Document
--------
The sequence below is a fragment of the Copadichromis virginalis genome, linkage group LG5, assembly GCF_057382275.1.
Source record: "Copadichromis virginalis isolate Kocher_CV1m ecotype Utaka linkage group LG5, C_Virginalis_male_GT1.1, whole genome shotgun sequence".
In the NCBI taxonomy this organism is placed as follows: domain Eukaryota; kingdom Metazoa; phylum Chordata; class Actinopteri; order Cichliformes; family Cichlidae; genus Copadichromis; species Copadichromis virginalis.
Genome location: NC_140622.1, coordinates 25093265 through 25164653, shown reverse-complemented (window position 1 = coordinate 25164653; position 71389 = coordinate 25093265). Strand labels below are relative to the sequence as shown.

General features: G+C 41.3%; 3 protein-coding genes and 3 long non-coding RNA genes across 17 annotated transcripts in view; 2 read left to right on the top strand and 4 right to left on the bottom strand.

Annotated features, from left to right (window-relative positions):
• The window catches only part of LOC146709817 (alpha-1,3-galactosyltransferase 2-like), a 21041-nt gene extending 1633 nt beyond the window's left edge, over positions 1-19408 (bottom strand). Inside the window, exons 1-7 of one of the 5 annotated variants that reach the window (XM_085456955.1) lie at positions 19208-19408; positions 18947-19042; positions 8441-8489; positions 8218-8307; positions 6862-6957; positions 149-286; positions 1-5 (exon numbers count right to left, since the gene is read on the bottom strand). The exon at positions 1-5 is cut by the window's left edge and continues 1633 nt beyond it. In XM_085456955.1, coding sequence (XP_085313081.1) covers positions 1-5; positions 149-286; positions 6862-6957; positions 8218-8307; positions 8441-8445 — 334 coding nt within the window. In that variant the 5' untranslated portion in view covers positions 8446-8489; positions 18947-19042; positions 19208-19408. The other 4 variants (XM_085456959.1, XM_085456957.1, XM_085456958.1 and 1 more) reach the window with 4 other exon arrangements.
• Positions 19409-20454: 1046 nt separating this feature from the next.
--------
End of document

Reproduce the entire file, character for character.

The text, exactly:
The sequence below is a fragment of the Copadichromis virginalis genome, linkage group LG5, assembly GCF_057382275.1.
Source record: "Copadichromis virginalis isolate Kocher_CV1m ecotype Utaka linkage group LG5, C_Virginalis_male_GT1.1, whole genome shotgun sequence".
In the NCBI taxonomy this organism is placed as follows: domain Eukaryota; kingdom Metazoa; phylum Chordata; class Actinopteri; order Cichliformes; family Cichlidae; genus Copadichromis; species Copadichromis virginalis.
Genome location: NC_140622.1, coordinates 25093265 through 25164653, shown reverse-complemented (window position 1 = coordinate 25164653; position 71389 = coordinate 25093265). Strand labels below are relative to the sequence as shown.

General features: G+C 41.3%; 3 protein-coding genes and 3 long non-coding RNA genes across 17 annotated transcripts in view; 2 read left to right on the top strand and 4 right to left on the bottom strand.

Annotated features, from left to right (window-relative positions):
• The window catches only part of LOC146709817 (alpha-1,3-galactosyltransferase 2-like), a 21041-nt gene extending 1633 nt beyond the window's left edge, over positions 1-19408 (bottom strand). Inside the window, exons 1-7 of one of the 5 annotated variants that reach the window (XM_085456955.1) lie at positions 19208-19408; positions 18947-19042; positions 8441-8489; positions 8218-8307; positions 6862-6957; positions 149-286; positions 1-5 (exon numbers count right to left, since the gene is read on the bottom strand). The exon at positions 1-5 is cut by the window's left edge and continues 1633 nt beyond it. In XM_085456955.1, coding sequence (XP_085313081.1) covers positions 1-5; positions 149-286; positions 6862-6957; positions 8218-8307; positions 8441-8445 — 334 coding nt within the window. In that variant the 5' untranslated portion in view covers positions 8446-8489; positions 18947-19042; positions 19208-19408. The other 4 variants (XM_085456959.1, XM_085456957.1, XM_085456958.1 and 1 more) reach the window with 4 other exon arrangements.
• Positions 19409-20454: 1046 nt separating this feature from the next.